A memorandum of understanding (pdf) signed this month by the Director of the Central Intelligence Agency and the National Archivist is expected to enable the transfer of many permanently valuable historical CIA records that are 50 years old or older to the custody of the National Archives (NARA), officials of both agencies said today.
Up to now, “we haven’t had a framework” for such transfers, said Joe Lambert, the new CIA chief information officer. And so, with few exceptions, “we haven’t transferred anything [to the Archives] in the past.” (Exceptions include certain CIA records related to the JFK assassination, Nazi war crimes, and a few other topics, as well as translations of foreign news reports.)
The new memorandum “lays the groundwork for routine transfer of CIA records” to the National Archives once they become 50 years old, said Assistant Archivist Michael J. Kurtz. “This will institutionalize the process.”
The memorandum itself does not seem very promising. It imposes a number of binding requirements on NARA officials, including referral to CIA of any request for records that have not already been approved for public release. No binding requirements are imposed on CIA, beyond an open-ended commitment to “review” any such requests.
But Allen Weinstein, the Archivist of the United States, said the memorandum would pave the way for regular transfers of CIA records to the Archives, and would ultimately result in improved public access to those records.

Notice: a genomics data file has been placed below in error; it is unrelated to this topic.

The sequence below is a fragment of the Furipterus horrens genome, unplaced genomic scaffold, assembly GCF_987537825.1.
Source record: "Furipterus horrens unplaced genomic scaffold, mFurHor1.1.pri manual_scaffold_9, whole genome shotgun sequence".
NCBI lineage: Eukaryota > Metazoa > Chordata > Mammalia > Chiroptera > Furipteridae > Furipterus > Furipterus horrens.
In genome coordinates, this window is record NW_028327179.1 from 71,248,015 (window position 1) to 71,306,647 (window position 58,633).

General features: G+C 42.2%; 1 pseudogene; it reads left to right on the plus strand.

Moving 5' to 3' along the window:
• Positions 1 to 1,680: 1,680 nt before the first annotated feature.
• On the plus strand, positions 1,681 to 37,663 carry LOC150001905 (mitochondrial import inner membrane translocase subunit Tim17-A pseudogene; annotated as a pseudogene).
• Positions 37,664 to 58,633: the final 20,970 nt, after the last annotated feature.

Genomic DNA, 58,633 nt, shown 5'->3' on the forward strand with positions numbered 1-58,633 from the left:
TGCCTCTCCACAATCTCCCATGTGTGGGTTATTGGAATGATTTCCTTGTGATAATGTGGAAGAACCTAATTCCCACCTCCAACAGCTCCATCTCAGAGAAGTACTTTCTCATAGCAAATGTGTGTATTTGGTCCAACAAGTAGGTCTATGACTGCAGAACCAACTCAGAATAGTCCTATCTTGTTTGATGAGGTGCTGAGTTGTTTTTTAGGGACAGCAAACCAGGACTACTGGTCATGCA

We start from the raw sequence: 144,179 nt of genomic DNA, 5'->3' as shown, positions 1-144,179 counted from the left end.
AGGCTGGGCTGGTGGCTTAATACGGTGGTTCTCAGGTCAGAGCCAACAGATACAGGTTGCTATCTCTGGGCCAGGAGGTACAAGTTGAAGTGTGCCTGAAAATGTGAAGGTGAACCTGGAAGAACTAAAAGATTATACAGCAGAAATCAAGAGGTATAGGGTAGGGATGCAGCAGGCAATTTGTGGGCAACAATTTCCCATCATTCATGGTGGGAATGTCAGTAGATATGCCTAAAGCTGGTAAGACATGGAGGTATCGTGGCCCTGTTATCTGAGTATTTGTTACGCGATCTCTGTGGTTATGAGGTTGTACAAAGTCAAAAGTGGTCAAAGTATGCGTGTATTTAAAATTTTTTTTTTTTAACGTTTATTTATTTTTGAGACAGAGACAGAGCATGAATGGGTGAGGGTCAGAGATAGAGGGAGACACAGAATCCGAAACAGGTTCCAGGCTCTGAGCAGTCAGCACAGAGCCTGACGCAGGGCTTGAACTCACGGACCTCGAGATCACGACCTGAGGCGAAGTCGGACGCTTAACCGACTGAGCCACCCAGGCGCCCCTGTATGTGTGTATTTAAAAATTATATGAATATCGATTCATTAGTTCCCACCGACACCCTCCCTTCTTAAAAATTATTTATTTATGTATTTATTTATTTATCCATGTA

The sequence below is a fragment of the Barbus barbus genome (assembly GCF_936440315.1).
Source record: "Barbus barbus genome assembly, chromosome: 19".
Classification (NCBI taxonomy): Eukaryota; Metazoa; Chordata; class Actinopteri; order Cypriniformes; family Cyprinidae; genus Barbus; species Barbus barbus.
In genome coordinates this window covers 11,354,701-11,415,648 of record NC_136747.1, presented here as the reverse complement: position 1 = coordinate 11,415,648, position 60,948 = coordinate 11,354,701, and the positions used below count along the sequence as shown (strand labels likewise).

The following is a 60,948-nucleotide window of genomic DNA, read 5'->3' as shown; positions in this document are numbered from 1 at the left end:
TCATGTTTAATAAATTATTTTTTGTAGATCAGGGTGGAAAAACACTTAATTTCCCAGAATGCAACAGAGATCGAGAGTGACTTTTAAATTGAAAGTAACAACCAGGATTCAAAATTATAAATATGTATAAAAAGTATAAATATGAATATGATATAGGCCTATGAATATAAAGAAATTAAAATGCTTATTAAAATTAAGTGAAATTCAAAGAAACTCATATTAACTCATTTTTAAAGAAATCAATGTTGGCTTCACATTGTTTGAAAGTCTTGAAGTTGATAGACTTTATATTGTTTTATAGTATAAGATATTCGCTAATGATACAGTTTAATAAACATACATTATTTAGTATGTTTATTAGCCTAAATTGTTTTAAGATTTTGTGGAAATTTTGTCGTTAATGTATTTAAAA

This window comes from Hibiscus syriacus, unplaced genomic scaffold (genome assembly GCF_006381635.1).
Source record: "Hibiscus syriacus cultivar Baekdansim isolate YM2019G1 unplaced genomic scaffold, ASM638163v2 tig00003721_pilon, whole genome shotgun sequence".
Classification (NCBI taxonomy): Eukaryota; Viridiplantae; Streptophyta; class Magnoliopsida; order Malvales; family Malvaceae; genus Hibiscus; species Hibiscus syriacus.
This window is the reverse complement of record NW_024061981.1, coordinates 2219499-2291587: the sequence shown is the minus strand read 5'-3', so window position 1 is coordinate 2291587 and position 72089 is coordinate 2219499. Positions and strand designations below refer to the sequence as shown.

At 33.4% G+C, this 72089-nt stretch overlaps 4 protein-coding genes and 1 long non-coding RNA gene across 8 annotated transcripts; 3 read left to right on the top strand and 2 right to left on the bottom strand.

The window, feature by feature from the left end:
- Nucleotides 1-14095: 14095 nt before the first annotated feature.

“Access is a multi-step process,” said Gary M. Stern, General Counsel at the National Archives. “Getting the records into the Archives is the first step.”
Having “listened carefully to the words and the music, I was convinced that this [agreement] would serve the public interest,” said Dr. Weinstein. “I wouldn’t have signed it otherwise.”
The memorandum’s words, at least, can be found here.
CIA is expected to provide to NARA an index of records subject to transfer in the next few weeks, with actual transfers to follow sometime thereafter.
A March 2000 National Archives evaluation of “Records Management in the Central Intelligence Agency” provided some detailed insight into the subject.
At that time, NARA held that “CIA retention of permanent files for 50 years is no longer appropriate” and should be reduced to something closer to 30 years. But by default and inaction, 50 year retention of records by CIA has now become the goal that the agencies are striving for.
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